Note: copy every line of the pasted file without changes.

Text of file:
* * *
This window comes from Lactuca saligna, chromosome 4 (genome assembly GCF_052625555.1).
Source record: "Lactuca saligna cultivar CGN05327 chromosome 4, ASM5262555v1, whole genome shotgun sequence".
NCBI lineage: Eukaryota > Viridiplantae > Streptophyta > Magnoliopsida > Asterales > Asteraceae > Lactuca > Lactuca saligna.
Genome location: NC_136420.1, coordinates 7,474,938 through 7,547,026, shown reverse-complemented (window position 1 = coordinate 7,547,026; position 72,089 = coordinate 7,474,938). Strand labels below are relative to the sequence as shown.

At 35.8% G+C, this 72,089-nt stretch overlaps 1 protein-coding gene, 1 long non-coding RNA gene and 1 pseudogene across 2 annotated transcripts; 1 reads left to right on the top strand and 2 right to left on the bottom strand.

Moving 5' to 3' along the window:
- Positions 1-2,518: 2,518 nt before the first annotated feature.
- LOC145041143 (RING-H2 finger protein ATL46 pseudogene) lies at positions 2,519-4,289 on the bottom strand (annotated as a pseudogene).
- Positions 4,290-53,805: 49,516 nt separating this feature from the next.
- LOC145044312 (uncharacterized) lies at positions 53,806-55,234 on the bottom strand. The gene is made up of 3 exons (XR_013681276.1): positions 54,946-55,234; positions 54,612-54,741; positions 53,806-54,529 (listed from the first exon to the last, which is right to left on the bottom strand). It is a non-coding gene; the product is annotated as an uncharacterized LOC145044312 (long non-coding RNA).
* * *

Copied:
This window comes from Lactuca saligna, chromosome 4 (genome assembly GCF_052625555.1).
Source record: "Lactuca saligna cultivar CGN05327 chromosome 4, ASM5262555v1, whole genome shotgun sequence".
NCBI lineage: Eukaryota > Viridiplantae > Streptophyta > Magnoliopsida > Asterales > Asteraceae > Lactuca > Lactuca saligna.
Genome location: NC_136420.1, coordinates 7,474,938 through 7,547,026, shown reverse-complemented (window position 1 = coordinate 7,547,026; position 72,089 = coordinate 7,474,938). Strand labels below are relative to the sequence as shown.

At 35.8% G+C, this 72,089-nt stretch overlaps 1 protein-coding gene, 1 long non-coding RNA gene and 1 pseudogene across 2 annotated transcripts; 1 reads left to right on the top strand and 2 right to left on the bottom strand.

Moving 5' to 3' along the window:
- Positions 1-2,518: 2,518 nt before the first annotated feature.
- LOC145041143 (RING-H2 finger protein ATL46 pseudogene) lies at positions 2,519-4,289 on the bottom strand (annotated as a pseudogene).
- Positions 4,290-53,805: 49,516 nt separating this feature from the next.
- LOC145044312 (uncharacterized) lies at positions 53,806-55,234 on the bottom strand. The gene is made up of 3 exons (XR_013681276.1): positions 54,946-55,234; positions 54,612-54,741; positions 53,806-54,529 (listed from the first exon to the last, which is right to left on the bottom strand). It is a non-coding gene; the product is annotated as an uncharacterized LOC145044312 (long non-coding RNA).